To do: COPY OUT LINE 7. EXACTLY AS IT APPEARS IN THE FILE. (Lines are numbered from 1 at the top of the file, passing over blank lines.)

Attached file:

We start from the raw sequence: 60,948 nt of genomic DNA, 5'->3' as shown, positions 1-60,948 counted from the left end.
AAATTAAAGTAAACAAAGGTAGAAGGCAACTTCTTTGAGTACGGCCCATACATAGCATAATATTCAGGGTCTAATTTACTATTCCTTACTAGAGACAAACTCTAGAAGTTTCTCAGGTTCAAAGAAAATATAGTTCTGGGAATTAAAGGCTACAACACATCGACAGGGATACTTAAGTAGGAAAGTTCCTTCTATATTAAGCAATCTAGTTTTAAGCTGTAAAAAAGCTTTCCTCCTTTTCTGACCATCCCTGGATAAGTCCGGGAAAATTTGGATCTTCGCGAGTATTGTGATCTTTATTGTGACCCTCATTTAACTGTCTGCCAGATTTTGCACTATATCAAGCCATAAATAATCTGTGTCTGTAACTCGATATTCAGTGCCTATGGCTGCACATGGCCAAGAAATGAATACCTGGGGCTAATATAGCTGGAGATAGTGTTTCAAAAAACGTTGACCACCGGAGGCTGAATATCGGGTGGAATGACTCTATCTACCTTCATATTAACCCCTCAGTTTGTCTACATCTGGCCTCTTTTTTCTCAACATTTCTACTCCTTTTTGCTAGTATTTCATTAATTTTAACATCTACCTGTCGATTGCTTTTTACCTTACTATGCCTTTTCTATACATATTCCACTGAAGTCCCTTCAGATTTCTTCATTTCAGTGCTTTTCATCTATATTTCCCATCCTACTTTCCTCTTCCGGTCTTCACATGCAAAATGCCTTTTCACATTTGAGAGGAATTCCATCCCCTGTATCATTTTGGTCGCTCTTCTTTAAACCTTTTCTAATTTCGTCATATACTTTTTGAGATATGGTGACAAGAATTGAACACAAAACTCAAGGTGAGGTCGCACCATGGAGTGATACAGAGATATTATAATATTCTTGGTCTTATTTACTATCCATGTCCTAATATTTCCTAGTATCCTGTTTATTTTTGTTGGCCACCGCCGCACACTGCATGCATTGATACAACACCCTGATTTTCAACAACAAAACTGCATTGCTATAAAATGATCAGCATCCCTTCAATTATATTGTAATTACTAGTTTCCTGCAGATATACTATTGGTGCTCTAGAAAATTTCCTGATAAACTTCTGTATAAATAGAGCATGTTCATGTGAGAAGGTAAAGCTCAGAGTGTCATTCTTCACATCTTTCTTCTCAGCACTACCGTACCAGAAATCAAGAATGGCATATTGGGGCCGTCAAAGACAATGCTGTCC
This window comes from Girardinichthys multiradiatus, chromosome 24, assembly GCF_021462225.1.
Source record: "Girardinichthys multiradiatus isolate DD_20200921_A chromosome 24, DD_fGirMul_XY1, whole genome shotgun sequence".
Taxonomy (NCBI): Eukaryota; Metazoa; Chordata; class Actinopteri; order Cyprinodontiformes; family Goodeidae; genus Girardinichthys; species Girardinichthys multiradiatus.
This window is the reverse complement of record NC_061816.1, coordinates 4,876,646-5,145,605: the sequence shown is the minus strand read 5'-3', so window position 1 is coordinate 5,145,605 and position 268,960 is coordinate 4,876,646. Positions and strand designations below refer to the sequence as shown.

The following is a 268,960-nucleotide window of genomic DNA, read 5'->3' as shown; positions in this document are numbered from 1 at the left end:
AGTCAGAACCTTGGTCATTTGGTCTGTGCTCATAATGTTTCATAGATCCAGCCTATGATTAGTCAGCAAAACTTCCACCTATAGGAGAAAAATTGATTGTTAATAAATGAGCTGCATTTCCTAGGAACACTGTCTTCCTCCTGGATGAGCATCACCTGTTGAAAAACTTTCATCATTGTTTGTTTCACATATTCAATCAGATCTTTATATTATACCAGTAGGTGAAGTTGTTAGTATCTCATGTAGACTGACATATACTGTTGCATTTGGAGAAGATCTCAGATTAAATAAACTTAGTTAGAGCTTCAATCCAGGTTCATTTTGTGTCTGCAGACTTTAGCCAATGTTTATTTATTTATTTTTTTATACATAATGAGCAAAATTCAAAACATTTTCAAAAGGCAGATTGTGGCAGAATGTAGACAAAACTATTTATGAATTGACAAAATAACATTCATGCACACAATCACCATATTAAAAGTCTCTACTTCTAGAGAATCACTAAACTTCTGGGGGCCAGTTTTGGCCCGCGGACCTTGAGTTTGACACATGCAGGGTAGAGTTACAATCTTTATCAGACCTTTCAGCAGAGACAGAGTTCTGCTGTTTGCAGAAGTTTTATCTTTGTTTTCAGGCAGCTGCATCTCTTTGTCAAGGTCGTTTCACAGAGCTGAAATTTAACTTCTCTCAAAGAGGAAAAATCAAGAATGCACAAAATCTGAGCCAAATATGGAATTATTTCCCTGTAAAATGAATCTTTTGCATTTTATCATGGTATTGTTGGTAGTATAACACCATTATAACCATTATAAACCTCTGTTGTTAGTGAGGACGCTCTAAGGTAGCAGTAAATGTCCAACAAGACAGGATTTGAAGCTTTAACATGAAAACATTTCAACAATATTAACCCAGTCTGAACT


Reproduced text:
The following is a 268,960-nucleotide window of genomic DNA, read 5'->3' as shown; positions in this document are numbered from 1 at the left end: